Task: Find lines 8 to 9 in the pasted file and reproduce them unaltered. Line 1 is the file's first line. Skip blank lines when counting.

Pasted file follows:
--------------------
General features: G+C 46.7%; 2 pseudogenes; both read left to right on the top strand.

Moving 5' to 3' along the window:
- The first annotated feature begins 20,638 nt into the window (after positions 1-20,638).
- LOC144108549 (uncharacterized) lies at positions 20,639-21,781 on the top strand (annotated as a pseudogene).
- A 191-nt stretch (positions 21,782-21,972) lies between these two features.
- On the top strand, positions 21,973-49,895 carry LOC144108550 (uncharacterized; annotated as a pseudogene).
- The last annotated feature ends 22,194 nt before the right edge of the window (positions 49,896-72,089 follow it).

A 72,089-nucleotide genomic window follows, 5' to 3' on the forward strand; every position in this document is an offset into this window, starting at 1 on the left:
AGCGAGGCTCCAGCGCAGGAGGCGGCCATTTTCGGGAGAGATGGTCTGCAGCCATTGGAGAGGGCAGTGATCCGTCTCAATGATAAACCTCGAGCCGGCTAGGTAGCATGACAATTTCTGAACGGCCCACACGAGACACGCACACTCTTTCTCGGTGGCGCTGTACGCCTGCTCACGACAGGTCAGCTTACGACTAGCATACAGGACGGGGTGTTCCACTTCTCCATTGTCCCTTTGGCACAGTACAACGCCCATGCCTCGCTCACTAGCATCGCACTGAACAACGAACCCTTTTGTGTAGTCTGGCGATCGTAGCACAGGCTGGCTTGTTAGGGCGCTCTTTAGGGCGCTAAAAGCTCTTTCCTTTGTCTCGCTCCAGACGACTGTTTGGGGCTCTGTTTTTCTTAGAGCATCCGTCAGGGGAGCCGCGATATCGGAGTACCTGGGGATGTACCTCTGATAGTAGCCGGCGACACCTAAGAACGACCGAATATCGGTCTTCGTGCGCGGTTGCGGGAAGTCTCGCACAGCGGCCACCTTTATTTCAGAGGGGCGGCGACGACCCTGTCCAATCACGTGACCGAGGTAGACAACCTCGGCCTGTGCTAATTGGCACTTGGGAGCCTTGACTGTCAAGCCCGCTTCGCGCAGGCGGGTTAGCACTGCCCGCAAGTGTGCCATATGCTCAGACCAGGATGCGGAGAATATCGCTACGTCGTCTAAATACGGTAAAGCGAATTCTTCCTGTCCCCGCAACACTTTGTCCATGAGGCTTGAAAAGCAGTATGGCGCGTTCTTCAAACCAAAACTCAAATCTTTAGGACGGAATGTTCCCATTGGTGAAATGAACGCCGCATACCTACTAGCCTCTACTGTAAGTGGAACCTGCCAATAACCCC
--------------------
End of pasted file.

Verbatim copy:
A 72,089-nucleotide genomic window follows, 5' to 3' on the forward strand; every position in this document is an offset into this window, starting at 1 on the left:
AGCGAGGCTCCAGCGCAGGAGGCGGCCATTTTCGGGAGAGATGGTCTGCAGCCATTGGAGAGGGCAGTGATCCGTCTCAATGATAAACCTCGAGCCGGCTAGGTAGCATGACAATTTCTGAACGGCCCACACGAGACACGCACACTCTTTCTCGGTGGCGCTGTACGCCTGCTCACGACAGGTCAGCTTACGACTAGCATACAGGACGGGGTGTTCCACTTCTCCATTGTCCCTTTGGCACAGTACAACGCCCATGCCTCGCTCACTAGCATCGCACTGAACAACGAACCCTTTTGTGTAGTCTGGCGATCGTAGCACAGGCTGGCTTGTTAGGGCGCTCTTTAGGGCGCTAAAAGCTCTTTCCTTTGTCTCGCTCCAGACGACTGTTTGGGGCTCTGTTTTTCTTAGAGCATCCGTCAGGGGAGCCGCGATATCGGAGTACCTGGGGATGTACCTCTGATAGTAGCCGGCGACACCTAAGAACGACCGAATATCGGTCTTCGTGCGCGGTTGCGGGAAGTCTCGCACAGCGGCCACCTTTATTTCAGAGGGGCGGCGACGACCCTGTCCAATCACGTGACCGAGGTAGACAACCTCGGCCTGTGCTAATTGGCACTTGGGAGCCTTGACTGTCAAGCCCGCTTCGCGCAGGCGGGTTAGCACTGCCCGCAAGTGTGCCATATGCTCAGACCAGGATGCGGAGAATATCGCTACGTCGTCTAAATACGGTAAAGCGAATTCTTCCTGTCCCCGCAACACTTTGTCCATGAGGCTTGAAAAGCAGTATGGCGCGTTCTTCAAACCAAAACTCAAATCTTTAGGACGGAATGTTCCCATTGGTGAAATGAACGCCGCATACCTACTAGCCTCTACTGTAAGTGGAACCTGCCAATAACCCC